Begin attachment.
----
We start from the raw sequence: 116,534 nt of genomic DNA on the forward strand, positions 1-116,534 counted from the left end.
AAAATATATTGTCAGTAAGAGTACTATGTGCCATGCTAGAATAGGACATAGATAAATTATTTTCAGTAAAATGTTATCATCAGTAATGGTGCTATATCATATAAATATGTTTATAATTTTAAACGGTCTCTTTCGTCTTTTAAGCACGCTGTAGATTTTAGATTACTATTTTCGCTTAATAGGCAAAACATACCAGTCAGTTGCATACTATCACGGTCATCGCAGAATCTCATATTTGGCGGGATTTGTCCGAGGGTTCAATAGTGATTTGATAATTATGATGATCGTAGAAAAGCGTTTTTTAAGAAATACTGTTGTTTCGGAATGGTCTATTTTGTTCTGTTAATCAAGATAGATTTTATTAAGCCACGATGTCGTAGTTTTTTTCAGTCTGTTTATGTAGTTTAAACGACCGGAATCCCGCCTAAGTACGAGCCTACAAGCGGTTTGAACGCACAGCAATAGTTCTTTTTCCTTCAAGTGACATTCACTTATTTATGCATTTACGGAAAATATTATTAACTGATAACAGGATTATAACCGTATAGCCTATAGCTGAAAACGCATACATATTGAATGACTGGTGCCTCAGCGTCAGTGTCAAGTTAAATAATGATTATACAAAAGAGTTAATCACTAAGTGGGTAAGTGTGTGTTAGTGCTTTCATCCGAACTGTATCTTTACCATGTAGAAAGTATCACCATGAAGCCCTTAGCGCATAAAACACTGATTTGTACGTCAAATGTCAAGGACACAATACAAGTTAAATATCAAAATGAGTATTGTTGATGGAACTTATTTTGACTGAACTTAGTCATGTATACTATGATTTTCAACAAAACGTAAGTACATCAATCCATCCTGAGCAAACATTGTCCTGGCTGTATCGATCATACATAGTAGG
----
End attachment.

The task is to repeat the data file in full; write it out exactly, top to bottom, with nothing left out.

We start from the raw sequence: 116,534 nt of genomic DNA on the forward strand, positions 1-116,534 counted from the left end.
AAAATATATTGTCAGTAAGAGTACTATGTGCCATGCTAGAATAGGACATAGATAAATTATTTTCAGTAAAATGTTATCATCAGTAATGGTGCTATATCATATAAATATGTTTATAATTTTAAACGGTCTCTTTCGTCTTTTAAGCACGCTGTAGATTTTAGATTACTATTTTCGCTTAATAGGCAAAACATACCAGTCAGTTGCATACTATCACGGTCATCGCAGAATCTCATATTTGGCGGGATTTGTCCGAGGGTTCAATAGTGATTTGATAATTATGATGATCGTAGAAAAGCGTTTTTTAAGAAATACTGTTGTTTCGGAATGGTCTATTTTGTTCTGTTAATCAAGATAGATTTTATTAAGCCACGATGTCGTAGTTTTTTTCAGTCTGTTTATGTAGTTTAAACGACCGGAATCCCGCCTAAGTACGAGCCTACAAGCGGTTTGAACGCACAGCAATAGTTCTTTTTCCTTCAAGTGACATTCACTTATTTATGCATTTACGGAAAATATTATTAACTGATAACAGGATTATAACCGTATAGCCTATAGCTGAAAACGCATACATATTGAATGACTGGTGCCTCAGCGTCAGTGTCAAGTTAAATAATGATTATACAAAAGAGTTAATCACTAAGTGGGTAAGTGTGTGTTAGTGCTTTCATCCGAACTGTATCTTTACCATGTAGAAAGTATCACCATGAAGCCCTTAGCGCATAAAACACTGATTTGTACGTCAAATGTCAAGGACACAATACAAGTTAAATATCAAAATGAGTATTGTTGATGGAACTTATTTTGACTGAACTTAGTCATGTATACTATGATTTTCAACAAAACGTAAGTACATCAATCCATCCTGAGCAAACATTGTCCTGGCTGTATCGATCATACATAGTAGG